by Devin Grayson, Greg Land
(DC Comics, 2003)
In the alternate Earth-2 universe of the pre-Crisis DC Universe, the Huntress was named Helena Wayne, daughter of the late Bruce Wayne and Selina Kyle, who were slain by the Joker. She continued her father's crime-busting work, often partnering with the older, wiser Dick "Robin" Grayson.
In the current post-Crisis DCU, Grayson has graduated to the role of Nightwing, a more affable variation on the Batman's theme. The Huntress is now Helena Bertinelli, a teacher who was witness to her gangster father's murder and who targets gang-related activity in her crime-fighting efforts. In this world, Huntress operates outside of the Batman's approval and is generally not trusted by other members of the Bat Team.
It was inevitable that these two should team up at some point, and 1998's blandly titled Nightwing/Huntress miniseries proved a dramatic meeting between two heroes. The four-issue series was collected into a trade-sized graphic novel in 2003.
The murder of a call girl in a ritzy hotel is significant enough when the room turns out to be registered under the name of prominent Gotham gang member Frankie Black. The case takes an even more serious turn when the call girl is identified as an undercover vice cop, who was working without authorization or backup on a case against Black.
Nightwing and Huntress cross paths and, rather than duking it out like heroes so often do in the comic world, decide to work together. In this case, their cooperation includes a late-night clinch at Helena's home -- both characters have been portrayed, before and since this series, as fairly randy loners.
It's significant that Helena bares her private life to Dick, while he keeps their relationship on a pseudonym basis. It's also a treat to watch boxer-clad Dick handle a call -- on video phone, no less -- from a half-irritated, half-amused, all-jealous Barbara "Oracle" Gordon, whose own romance with Dick wouldn't be realized for another few years.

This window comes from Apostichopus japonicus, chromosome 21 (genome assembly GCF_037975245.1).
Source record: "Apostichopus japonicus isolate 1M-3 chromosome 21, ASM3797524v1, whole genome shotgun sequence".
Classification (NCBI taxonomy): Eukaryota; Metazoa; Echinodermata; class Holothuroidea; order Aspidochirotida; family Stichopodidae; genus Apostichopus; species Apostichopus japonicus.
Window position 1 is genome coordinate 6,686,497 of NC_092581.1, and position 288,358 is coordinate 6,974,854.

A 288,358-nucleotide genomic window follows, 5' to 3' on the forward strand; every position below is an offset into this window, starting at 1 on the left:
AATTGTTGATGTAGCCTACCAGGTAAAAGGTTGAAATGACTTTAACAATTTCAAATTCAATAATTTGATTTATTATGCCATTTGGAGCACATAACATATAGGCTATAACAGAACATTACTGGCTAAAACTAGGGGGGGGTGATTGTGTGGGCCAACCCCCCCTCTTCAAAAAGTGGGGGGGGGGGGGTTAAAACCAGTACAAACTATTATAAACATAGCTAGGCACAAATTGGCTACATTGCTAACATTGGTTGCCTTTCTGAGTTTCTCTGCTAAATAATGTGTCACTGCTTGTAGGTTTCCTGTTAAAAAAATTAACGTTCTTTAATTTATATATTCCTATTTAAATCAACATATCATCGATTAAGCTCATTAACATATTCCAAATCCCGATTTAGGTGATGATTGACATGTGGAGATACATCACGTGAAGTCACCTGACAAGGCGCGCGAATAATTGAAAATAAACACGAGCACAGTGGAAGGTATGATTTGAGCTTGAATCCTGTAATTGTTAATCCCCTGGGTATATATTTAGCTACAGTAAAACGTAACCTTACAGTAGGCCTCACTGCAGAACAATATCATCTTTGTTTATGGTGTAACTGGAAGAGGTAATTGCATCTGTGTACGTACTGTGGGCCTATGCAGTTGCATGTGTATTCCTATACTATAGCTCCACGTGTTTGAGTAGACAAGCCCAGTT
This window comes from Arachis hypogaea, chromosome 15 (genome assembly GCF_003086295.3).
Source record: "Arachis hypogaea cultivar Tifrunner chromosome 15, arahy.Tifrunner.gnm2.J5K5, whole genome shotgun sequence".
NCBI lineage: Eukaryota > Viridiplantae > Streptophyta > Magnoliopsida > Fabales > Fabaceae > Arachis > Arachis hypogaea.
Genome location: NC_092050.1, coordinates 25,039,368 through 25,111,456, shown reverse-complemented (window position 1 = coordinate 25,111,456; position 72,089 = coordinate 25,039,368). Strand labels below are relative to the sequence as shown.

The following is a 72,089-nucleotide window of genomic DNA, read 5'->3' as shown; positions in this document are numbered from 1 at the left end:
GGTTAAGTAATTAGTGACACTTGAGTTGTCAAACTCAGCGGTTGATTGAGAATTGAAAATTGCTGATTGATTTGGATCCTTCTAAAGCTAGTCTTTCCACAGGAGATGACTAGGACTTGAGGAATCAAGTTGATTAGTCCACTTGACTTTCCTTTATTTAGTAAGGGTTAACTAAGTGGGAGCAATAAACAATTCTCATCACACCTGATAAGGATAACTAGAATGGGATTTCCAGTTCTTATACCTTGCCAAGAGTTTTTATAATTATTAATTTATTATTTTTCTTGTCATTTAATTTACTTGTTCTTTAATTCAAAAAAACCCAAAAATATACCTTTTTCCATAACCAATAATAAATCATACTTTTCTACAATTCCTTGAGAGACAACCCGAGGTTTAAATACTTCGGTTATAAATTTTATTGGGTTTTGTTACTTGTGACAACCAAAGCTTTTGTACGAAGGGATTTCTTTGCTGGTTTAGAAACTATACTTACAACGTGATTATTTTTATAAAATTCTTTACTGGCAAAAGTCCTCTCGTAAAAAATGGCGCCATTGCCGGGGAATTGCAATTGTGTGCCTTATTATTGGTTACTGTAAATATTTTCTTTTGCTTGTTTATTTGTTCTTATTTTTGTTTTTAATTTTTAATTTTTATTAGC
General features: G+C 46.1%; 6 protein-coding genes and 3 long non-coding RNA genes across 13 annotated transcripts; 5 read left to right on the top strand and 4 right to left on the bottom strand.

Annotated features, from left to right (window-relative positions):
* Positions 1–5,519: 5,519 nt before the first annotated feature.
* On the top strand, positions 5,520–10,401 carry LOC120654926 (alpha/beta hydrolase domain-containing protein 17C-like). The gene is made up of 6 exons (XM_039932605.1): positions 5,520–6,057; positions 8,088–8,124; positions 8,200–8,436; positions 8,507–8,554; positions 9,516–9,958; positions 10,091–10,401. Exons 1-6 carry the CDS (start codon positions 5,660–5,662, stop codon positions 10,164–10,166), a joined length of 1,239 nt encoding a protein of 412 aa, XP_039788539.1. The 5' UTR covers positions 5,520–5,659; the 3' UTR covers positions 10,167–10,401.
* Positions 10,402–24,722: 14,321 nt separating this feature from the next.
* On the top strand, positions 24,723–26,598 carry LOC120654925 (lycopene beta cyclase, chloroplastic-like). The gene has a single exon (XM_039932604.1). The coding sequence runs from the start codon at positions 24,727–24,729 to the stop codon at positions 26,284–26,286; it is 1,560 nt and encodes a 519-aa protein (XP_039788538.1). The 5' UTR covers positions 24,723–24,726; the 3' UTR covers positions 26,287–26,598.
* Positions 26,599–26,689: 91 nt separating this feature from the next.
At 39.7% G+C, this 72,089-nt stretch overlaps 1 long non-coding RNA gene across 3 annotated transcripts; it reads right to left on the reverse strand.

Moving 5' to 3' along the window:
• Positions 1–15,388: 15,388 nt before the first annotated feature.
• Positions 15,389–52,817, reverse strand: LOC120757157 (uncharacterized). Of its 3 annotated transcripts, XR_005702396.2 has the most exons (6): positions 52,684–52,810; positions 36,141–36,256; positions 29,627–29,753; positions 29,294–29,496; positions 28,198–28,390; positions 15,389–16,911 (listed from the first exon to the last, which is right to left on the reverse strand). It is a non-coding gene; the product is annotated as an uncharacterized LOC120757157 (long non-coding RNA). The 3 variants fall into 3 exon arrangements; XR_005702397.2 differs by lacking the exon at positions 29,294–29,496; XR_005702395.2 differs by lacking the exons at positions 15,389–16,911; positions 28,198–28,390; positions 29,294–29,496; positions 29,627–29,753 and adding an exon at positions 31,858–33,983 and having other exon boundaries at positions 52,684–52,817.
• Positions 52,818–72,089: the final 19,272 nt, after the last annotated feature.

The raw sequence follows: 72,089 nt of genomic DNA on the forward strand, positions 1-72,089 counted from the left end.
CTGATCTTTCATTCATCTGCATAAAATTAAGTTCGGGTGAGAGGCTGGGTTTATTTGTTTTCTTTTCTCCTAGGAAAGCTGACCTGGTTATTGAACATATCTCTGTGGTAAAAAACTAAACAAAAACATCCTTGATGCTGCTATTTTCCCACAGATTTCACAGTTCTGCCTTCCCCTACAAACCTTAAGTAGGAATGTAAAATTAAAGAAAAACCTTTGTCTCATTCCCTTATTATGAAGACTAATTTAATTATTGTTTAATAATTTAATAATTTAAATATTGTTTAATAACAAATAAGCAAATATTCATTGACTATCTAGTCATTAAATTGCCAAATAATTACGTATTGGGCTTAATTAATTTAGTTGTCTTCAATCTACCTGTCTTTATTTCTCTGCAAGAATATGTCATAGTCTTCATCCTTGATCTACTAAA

The case unfolds in excellent fashion, with several unexpected twists and turns en route. Although the actual killer becomes obvious to readers halfway through the story, it's fun watching the costumed heroes, police and gangsters try to figure out who it is 'til it all becomes clear at the end.
Devin Grayson clearly enjoyed writing the story, from forensics to foreplay, and he carries it off in laudable style. The interplay between Nightwing and Huntress -- and I'm talking about dialogue here, folks -- is handled well, accurately portraying an evolution through various levels of trust, distrust, affection and more.
Greg Land's artwork is equally impressive. Kinetic and spirited, his highly detailed work clearly broadcasts the characters' emotions and energy.
Huntress has, in my opinion, been ill-used in recent years, with writers playing too much with Batman's disapproval of her efforts. This book sets a tone of growing cooperation that should have been pursued more aggressively; as it is, Nightwing/Huntress stands as an excellent chapter in the two heroes' careers.
by Tom Knapp